Overall, the president has taken multiple steps throughout his tenure to follow through on his 2019 campaign pledge to “end fossil fuel” in the U.S.
“The administration continues to look elsewhere when the solution has always been here at home,” Emily Haggstrom, the vice president of communications for the Consumer Energy Alliance, told reporters during a call Thursday. “This should be a no-brainer in economics, national security and environmental terms, and we urge the Biden administration to seize this moment.”
Hours after his January 2021 inauguration, Biden issued an executive order canceling the federal permit for the Keystone XL pipeline, the proposed extension of an existing pipeline that would have transported an additional 830,000 barrels of oil from western Canada into the U.S., according to its operator, TC Energy. In the order, Biden wrote that the U.S. must “prioritize the development of a clean energy economy.”
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The Biden administration has also introduced a new pipeline approval process that it said would factor in downstream greenhouse gas emissions, a rule that could represent a major hurdle for future energy infrastructure development.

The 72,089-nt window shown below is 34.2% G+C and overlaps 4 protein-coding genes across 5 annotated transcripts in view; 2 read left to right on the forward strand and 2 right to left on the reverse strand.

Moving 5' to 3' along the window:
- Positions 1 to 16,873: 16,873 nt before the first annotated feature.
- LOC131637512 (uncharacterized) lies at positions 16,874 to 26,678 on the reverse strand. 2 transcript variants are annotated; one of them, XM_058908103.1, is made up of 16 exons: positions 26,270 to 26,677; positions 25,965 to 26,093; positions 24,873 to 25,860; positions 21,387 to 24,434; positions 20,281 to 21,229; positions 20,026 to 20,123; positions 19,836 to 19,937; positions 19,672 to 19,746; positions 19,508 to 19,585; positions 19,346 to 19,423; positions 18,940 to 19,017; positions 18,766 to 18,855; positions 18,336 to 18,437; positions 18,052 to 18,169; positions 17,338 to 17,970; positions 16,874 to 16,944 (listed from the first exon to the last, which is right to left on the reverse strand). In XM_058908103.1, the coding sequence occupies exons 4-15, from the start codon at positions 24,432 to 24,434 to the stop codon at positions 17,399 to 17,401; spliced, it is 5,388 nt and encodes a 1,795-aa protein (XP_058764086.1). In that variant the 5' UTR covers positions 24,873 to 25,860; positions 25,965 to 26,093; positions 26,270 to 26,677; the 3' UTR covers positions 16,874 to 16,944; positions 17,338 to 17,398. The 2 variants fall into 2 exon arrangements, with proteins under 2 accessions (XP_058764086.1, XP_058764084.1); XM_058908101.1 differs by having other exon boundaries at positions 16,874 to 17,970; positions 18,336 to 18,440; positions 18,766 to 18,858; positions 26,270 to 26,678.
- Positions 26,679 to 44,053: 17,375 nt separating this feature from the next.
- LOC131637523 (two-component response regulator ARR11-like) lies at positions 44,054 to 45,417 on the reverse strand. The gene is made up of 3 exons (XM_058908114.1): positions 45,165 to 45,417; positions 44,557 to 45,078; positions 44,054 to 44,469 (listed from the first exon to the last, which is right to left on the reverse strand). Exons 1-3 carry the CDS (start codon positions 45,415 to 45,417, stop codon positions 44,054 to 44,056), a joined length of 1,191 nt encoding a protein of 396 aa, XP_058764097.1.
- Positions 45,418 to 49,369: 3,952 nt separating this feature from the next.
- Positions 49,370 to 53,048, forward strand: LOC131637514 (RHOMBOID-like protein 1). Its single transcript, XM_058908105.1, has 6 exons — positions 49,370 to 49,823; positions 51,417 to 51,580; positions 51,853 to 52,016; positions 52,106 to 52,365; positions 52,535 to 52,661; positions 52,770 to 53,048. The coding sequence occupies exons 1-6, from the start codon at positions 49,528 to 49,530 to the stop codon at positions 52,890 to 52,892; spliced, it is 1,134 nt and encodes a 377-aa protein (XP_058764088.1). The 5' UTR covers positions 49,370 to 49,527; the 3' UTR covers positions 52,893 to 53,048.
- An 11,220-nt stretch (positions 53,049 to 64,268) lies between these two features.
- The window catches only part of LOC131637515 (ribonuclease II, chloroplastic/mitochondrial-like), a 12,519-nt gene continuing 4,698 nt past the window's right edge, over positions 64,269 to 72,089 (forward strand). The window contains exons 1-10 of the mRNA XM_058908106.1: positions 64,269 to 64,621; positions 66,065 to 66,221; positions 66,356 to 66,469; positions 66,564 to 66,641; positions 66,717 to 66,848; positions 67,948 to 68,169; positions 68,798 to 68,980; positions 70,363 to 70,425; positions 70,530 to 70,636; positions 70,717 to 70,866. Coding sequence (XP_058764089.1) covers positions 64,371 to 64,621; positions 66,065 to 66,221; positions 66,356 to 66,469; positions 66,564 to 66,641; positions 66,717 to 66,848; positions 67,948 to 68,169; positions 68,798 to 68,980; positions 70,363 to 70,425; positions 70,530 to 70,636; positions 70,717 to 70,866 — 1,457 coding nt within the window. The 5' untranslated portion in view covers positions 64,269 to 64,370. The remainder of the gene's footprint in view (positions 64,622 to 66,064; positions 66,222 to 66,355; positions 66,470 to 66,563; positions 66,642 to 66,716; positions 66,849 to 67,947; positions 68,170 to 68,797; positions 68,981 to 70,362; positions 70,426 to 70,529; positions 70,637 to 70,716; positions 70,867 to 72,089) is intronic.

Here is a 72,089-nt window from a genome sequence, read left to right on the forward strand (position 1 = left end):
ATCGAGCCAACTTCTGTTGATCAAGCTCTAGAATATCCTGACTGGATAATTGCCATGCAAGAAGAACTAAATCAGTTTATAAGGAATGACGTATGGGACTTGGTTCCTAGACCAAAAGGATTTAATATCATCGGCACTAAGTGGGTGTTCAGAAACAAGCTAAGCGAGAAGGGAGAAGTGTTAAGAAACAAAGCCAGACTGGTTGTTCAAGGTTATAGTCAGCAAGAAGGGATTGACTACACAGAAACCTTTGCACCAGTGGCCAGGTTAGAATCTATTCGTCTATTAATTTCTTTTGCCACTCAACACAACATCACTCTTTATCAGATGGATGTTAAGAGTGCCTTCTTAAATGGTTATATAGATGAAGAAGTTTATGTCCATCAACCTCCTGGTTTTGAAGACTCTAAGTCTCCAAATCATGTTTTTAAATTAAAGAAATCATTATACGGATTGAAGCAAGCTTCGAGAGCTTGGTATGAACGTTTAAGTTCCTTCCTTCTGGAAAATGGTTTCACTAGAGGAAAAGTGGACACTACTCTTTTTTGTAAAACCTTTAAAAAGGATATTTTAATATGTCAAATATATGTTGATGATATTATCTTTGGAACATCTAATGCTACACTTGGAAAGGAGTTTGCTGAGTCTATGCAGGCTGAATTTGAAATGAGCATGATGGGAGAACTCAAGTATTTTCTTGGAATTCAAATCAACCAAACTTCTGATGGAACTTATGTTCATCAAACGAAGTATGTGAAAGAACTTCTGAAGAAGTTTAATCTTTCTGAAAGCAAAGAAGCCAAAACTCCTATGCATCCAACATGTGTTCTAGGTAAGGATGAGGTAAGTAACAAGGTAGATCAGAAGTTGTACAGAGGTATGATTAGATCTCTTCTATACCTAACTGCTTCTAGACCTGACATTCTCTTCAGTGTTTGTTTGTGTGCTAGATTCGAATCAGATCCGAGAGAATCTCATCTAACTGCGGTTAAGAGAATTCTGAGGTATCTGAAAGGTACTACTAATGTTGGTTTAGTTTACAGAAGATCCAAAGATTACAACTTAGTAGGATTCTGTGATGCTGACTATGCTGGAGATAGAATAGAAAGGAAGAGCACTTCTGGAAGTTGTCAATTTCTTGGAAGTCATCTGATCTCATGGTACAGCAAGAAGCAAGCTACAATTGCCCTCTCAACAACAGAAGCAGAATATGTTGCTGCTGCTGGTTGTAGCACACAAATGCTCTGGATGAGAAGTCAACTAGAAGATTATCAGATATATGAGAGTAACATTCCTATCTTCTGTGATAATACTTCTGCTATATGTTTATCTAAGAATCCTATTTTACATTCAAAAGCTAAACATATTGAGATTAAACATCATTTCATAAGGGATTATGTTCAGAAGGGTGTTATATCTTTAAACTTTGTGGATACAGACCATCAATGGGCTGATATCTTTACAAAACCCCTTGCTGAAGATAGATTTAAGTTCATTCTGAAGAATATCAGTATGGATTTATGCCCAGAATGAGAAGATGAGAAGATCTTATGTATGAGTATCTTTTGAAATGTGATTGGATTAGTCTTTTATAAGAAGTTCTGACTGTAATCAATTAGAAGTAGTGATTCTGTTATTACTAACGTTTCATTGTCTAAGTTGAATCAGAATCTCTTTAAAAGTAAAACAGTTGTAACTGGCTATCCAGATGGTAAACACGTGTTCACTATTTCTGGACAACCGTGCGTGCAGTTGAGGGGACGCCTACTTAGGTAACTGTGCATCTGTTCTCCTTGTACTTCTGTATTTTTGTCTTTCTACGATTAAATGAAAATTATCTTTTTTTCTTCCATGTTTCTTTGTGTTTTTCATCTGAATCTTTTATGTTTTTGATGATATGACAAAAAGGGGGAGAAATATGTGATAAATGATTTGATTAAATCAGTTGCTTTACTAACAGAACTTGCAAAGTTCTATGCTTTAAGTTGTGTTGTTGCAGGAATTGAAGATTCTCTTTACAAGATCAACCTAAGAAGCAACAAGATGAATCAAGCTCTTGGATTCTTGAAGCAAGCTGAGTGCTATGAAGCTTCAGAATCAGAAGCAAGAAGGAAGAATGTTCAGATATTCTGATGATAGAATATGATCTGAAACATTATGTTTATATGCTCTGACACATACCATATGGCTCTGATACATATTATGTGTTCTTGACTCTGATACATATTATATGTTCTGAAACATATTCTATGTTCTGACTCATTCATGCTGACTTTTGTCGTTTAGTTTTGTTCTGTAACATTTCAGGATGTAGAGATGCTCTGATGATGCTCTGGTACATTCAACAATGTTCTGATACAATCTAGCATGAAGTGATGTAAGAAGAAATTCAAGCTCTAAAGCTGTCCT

Led by Biden-nominated chairman Rich Glick, the Federal Energy Regulatory Commission (FERC) announced in February that it had updated its process for green-lighting pipelines. Under the proposal, which was heavily criticized by Republicans, FERC would consider the direct and indirect impacts of greenhouse gas emissions produced by future pipelines under review.
“These policies are going to make it next to impossible to build any new natural gas infrastructure or upgrade our existing facilities in the United States,” Sen. John Barrasso, R-Wyo., the top GOP member of the Senate Energy Committee, said in March. “These orders are going to increase the costs for American families to heat and power their homes. And they are going to undermine the reliability of our electric grid.”
Also, shortly after he took office, Biden ordered the Department of the Interior (DOI) to pause oil and gas leasing on federal lands and waters. While a federal judge nixed the moratorium last year, the Biden administration has repeatedly delayed holding onshore lease sales.
The administration ultimately held its first sales in June, 18 months after taking office in 2021, leasing just 71,251 acres of public land for oil and gas drilling. By comparison, the Trump administration leased 478,420 acres of public land for drilling during its first 12 months, according to an analysis of federal data.
Domestic oil production, meanwhile, has remained level at around 12 million barrels per day, more than a million barrels less than its March 2020 pre-pandemic level, according to federal data.